Produced by Amy
BA (Hons) Politics
Politics is part of Bournemouth University’s Faculty of Media and Communication, which all takes place at Talbot Campus. It’s a small course, with only about 20-30 students in each year and, due to its interdisciplinary nature, our lectures are sometimes combined with other courses, such as BA (Hons) History and BA (Hons) Communication and Media.
My typical weekday usually starts sometime in the morning, depending on the time of the first lecture. Our lectures are generally in the Fusion Building, so before every morning lecture I go to Costa in the canteen area of Fusion and get a coffee.
Once I’ve got my daily dose of caffeine, my course mates and I make our way to the lecture. Since I’m in the final year of my course, my lectures last for two hours but for first- and second-year students, lectures are usually an hour long. My favourite module this year is by far International Relations, State Power & Public Diplomacy, even though it can be pretty difficult to understand at times.
Break Time and Afternoon Class
After the first lecture, we often feel quite brain-dead, so we head to the student bar and restaurant, Dylan’s if we have a break! We usually spend our lunch here as the food is cheap and it allows us to relax and rejuvenate before our next lecture. Alternatively, when I’m running low on money, the Student Shop sells meal deals for £3.99.
I normally have two classes in a working day, but it varies. The next period timetabled in is usually a seminar following topics covered in the previous lecture and is also two hours. These seminars allow us to consolidate the knowledge that we would’ve learnt in the earlier lecture and discuss theories surrounding the subject.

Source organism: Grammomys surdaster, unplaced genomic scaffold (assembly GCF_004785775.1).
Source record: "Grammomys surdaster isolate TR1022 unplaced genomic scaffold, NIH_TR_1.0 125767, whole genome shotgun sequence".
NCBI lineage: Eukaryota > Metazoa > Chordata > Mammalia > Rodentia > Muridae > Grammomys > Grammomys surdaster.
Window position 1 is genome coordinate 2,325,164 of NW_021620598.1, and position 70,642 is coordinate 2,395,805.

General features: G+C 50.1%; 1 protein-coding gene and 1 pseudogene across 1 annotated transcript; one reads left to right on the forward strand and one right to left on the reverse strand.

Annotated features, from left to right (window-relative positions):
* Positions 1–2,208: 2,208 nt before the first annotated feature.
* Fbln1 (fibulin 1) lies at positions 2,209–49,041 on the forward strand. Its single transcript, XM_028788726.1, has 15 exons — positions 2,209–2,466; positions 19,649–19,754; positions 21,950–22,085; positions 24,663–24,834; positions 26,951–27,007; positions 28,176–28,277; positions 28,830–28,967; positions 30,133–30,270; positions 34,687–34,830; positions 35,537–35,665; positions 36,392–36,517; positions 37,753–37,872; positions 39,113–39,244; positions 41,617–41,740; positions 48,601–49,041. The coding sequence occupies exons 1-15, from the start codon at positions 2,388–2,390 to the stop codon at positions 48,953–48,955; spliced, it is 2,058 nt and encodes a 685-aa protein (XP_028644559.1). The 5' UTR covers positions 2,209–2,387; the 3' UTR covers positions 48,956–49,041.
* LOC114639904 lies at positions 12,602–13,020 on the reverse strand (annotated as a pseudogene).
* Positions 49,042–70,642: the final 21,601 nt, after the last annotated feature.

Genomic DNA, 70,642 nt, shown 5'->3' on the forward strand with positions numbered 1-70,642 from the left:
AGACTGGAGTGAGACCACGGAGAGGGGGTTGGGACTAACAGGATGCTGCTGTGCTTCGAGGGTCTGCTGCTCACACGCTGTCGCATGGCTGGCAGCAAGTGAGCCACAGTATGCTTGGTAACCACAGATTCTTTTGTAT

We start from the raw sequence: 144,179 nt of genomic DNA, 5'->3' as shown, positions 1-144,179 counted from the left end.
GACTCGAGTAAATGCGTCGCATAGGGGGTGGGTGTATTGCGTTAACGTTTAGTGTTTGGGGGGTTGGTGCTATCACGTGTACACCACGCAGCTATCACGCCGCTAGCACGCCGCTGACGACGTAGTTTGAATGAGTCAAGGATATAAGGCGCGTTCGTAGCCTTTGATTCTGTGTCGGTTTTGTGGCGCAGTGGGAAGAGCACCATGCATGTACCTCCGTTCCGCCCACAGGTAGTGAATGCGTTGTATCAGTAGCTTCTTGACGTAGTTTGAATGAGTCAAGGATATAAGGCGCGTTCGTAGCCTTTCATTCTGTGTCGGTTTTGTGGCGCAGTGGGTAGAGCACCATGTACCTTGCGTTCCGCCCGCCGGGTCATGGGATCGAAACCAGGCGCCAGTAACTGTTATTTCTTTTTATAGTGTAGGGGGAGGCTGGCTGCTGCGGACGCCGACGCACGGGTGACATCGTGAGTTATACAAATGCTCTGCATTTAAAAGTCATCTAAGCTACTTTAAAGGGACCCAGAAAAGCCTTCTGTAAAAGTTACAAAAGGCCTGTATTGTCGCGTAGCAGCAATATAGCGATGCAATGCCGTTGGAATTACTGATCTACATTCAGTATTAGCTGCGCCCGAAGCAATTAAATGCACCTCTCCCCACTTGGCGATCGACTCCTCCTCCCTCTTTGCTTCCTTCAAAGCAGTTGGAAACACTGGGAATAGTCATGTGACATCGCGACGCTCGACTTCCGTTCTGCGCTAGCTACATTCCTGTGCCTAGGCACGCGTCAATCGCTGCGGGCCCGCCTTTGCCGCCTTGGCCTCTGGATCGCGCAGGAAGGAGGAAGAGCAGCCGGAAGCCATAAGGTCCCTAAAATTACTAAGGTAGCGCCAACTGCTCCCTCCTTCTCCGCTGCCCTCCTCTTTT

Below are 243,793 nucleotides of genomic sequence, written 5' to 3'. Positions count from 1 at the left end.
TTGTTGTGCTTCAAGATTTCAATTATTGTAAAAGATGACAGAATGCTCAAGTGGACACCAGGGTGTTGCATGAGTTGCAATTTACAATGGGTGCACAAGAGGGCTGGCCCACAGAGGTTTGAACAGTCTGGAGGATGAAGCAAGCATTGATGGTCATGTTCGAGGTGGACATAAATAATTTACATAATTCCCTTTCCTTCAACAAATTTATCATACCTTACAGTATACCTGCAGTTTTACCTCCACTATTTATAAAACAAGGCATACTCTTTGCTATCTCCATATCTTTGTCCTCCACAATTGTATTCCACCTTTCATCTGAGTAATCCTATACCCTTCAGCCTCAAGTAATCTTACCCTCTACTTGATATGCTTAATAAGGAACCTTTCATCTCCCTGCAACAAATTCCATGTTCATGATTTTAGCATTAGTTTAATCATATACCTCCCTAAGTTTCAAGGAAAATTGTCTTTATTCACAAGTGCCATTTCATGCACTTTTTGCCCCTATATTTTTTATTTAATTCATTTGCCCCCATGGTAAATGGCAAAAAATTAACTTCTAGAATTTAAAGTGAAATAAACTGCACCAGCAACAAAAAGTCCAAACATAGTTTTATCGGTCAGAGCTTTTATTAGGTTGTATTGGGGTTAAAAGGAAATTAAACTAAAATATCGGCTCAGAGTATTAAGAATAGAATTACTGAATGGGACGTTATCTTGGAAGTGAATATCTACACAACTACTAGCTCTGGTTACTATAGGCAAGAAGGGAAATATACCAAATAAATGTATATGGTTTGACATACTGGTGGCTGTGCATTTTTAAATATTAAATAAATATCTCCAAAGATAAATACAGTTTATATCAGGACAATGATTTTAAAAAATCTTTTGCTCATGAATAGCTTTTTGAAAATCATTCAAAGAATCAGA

It wouldn’t be final year if I didn’t work at all in the breaks between lectures. I try to make my day nine hours long so as to make the most of my day in uni and be as productive as possible. The Politics course is mostly made up of coursework, which means we always have a presentation to prepare for or an essay to write.
On top of this, in final year we also have a dissertation to complete which takes up most of my spare time while I’m in university so I spend a lot of time in the library, or even the Students’ Union study space if I’m looking for a more relaxed vibe.
As well as our regular day on the BU politics course, we are offered a handful of politics-specific extracurricular activities, such as film club, which is an opportunity to learn about politics and history in a relaxed environment and a discussion at the end of the film; the Politics Society, a great chance to meet others on the course and debate! There are also occasional trips to Parliament and sometimes political institutions abroad.
On the off-chance of an election (although it’s seemingly becoming more regular), the media department recruits students from all sorts of courses to bring together an election event similar to that of televised media, including all-night coverage on the radio, TV and online, and also a Bournemouth University-style Question Time. I was lucky enough to be assigned the role of fact-checker in BU’s ‘Our Time’ Question Time and also political pundit for the radio during the all-night election coverage, which were both amazing experiences that I will take with me to my future career.
If you are interested in international affairs, journalism or just the way the world works, and if you like the way the day in the life of a politics student sounds, this subject is definitely for you! The best thing about Politics at BU is that it offers such a range of subjects to study that we cover everything, and we also get the chance to experience politics in real life in our spare time, which makes the experience so much more hands-on.